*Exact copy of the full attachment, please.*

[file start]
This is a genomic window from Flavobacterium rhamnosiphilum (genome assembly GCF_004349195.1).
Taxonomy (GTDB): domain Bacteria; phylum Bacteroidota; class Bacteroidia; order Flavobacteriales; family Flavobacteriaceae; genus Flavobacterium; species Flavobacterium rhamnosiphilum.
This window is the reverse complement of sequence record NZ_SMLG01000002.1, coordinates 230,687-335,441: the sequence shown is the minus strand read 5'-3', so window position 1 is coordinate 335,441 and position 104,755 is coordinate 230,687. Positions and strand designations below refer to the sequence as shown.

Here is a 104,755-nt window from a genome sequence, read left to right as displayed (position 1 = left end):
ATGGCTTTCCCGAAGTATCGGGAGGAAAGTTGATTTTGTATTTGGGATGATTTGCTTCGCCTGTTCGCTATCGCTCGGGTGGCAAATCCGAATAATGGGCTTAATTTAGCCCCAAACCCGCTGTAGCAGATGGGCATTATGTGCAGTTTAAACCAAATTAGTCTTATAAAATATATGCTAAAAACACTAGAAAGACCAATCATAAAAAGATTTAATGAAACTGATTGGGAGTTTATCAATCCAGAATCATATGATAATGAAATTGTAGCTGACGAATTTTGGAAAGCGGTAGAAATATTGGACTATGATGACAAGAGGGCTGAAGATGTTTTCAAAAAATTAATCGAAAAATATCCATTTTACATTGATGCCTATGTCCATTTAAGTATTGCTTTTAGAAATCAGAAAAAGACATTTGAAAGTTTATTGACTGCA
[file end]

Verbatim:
This is a genomic window from Flavobacterium rhamnosiphilum (genome assembly GCF_004349195.1).
Taxonomy (GTDB): domain Bacteria; phylum Bacteroidota; class Bacteroidia; order Flavobacteriales; family Flavobacteriaceae; genus Flavobacterium; species Flavobacterium rhamnosiphilum.
This window is the reverse complement of sequence record NZ_SMLG01000002.1, coordinates 230,687-335,441: the sequence shown is the minus strand read 5'-3', so window position 1 is coordinate 335,441 and position 104,755 is coordinate 230,687. Positions and strand designations below refer to the sequence as shown.

Here is a 104,755-nt window from a genome sequence, read left to right as displayed (position 1 = left end):
ATGGCTTTCCCGAAGTATCGGGAGGAAAGTTGATTTTGTATTTGGGATGATTTGCTTCGCCTGTTCGCTATCGCTCGGGTGGCAAATCCGAATAATGGGCTTAATTTAGCCCCAAACCCGCTGTAGCAGATGGGCATTATGTGCAGTTTAAACCAAATTAGTCTTATAAAATATATGCTAAAAACACTAGAAAGACCAATCATAAAAAGATTTAATGAAACTGATTGGGAGTTTATCAATCCAGAATCATATGATAATGAAATTGTAGCTGACGAATTTTGGAAAGCGGTAGAAATATTGGACTATGATGACAAGAGGGCTGAAGATGTTTTCAAAAAATTAATCGAAAAATATCCATTTTACATTGATGCCTATGTCCATTTAAGTATTGCTTTTAGAAATCAGAAAAAGACATTTGAAAGTTTATTGACTGCA